Page 22 - Food & Drink Business Jan-Feb 2020
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Taste, texture and good-for-you
The better-for-you, health & wellness market is one of the fastest growing, but taste and texture are still the primary drivers. Food consultant Julian Mellentin writes.
22 | Food&Drink business | January-February 2020
IN the midst of everything that is written about health and nutrition trends, and the debate about what is and isn’t healthy, what tends to get overlooked is that taste and texture trump everything.
What people want
most from a product is a ‘healthier’ message that gives them permission to enjoy themselves and still feel
good about their choices.
As a result, positioning a product as ‘permission to indulge’ has consistently proven to be one of the smartest strategies any company can adopt. Portion control, naturalness, ‘free from what’s bad’, choosing ‘naturally healthy’ ingredients – these are all strategies
that let people enjoy your product without guilt.
One of the best examples is Oreo Thins, the ‘better for you’ variant of the world’s most successful cookie brand. In the US, Thins picked up $100 million in first year sales – all incremental business – with its promise of enjoyment without guilt. It’s a similar story in most countries – and it has achieved this despite selling at a 100 per cent premium to regular Oreos.
Makers of ice cream have long tried to reinvent their products as something that people can consume without guilt – and have failed, since the consumer’s expectation is of unashamed indulgence and pleasure. Efforts to lower calories or fat have only underscored the gap between the expectation and the disappointing experience. Compromising on the taste of ice cream is a step too far for most people.
The company that fixed the problem was US brand Halo Top, whose promise of more protein, less sugar (and thus fewer calories) while still meeting indulgent taste
expectations quickly drove it to be a $300 million brand.
And it is not an outlier. The concept has been successfully followed in many countries. In Scotland, for example, a small family dairy business called Graham’s was a fast-follower with a high protein, low-sugar ice cream. It has been rewarded with sales more than double what was expected.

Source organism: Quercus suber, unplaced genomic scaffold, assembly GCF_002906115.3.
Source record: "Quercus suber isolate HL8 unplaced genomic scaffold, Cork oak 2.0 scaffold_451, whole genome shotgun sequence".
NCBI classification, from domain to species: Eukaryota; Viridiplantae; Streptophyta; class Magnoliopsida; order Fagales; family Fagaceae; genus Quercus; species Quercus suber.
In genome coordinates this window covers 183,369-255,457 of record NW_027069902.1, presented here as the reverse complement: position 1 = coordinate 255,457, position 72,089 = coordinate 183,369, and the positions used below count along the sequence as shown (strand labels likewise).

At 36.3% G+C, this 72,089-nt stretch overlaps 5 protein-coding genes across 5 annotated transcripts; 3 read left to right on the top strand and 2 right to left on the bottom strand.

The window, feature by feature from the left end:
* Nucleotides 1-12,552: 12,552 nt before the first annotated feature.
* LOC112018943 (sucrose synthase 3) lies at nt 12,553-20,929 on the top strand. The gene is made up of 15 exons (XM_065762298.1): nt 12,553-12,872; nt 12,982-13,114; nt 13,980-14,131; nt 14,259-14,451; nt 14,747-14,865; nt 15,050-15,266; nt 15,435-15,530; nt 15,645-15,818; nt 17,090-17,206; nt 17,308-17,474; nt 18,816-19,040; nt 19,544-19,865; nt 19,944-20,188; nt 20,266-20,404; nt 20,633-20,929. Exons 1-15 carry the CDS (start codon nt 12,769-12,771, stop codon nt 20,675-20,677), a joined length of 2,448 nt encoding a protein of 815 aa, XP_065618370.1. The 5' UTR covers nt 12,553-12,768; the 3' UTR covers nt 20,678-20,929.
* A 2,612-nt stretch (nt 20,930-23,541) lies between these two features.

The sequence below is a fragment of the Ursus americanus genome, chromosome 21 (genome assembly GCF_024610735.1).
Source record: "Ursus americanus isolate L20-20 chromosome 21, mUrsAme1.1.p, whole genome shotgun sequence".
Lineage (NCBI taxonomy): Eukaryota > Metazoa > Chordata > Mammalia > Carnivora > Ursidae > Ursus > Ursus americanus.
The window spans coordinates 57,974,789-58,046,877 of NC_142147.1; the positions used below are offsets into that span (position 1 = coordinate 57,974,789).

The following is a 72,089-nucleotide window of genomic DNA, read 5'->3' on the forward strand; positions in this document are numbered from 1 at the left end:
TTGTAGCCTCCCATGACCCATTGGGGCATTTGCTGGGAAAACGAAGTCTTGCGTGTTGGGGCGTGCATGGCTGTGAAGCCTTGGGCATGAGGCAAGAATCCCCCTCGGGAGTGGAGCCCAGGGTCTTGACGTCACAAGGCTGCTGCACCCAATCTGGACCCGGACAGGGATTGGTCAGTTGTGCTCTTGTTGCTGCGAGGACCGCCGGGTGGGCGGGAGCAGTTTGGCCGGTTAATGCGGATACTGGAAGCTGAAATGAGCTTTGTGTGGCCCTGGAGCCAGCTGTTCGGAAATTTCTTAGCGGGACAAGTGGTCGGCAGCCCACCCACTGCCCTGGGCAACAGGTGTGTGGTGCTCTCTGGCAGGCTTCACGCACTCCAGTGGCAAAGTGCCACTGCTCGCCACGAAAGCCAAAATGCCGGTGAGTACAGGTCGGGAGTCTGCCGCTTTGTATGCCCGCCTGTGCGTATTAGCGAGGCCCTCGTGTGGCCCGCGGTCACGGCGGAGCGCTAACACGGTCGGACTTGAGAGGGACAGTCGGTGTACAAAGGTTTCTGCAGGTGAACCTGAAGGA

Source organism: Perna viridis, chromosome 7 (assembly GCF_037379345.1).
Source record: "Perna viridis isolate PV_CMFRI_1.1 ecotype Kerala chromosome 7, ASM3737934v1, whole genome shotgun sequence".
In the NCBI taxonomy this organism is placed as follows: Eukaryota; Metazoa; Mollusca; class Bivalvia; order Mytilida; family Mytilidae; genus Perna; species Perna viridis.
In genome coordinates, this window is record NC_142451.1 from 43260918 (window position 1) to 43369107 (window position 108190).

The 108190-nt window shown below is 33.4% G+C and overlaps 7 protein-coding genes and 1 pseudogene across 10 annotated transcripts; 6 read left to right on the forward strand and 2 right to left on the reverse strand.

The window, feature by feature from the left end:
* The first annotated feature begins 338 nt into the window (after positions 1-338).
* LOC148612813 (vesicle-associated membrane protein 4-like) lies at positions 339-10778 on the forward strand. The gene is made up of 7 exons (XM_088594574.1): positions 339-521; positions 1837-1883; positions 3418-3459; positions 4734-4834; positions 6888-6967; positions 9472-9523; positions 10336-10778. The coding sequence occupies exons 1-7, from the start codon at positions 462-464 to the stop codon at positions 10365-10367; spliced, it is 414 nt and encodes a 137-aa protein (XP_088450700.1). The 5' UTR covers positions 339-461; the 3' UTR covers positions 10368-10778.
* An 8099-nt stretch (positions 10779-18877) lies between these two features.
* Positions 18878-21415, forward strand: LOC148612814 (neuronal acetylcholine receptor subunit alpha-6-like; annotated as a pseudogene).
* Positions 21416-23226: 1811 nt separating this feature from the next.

It’s telling that it is protein that has helped reinvent ice-cream. For most consumers, protein is the nutrient that can do no wrong. It’s natural, easy to understand and has never had the ‘bad’ image that was attached to fat or is now being attached to carbohydrates. And dairy protein brings a thick enjoyable texture – a big element in the success of naturally healthy products like Greek yoghurt.
There is a big focus now on plant proteins. Demand is growing and will continue to grow, but the plant protein road ahead is not a smooth one.
Taking part in scientific meetings recently, I have been surprised at the number of researchers who are concerned about the low quality of some plant proteins. While soy protein has a quality level not far off that of dairy, it looks like pea protein will get more negative attention from the scientific community.
In terms of strategy, adding some plant protein
to a baked product (for example) in combination with an indulgent flavour gives people the plant protein they want, plus permission
to indulge. A good example is Unilever’s successful (UK- based) Graze snack brand, which includes protein brownies and protein cakes.
The other end of the spectrum – creating plant- based substitutes such as vegan mayonnaise and burgers

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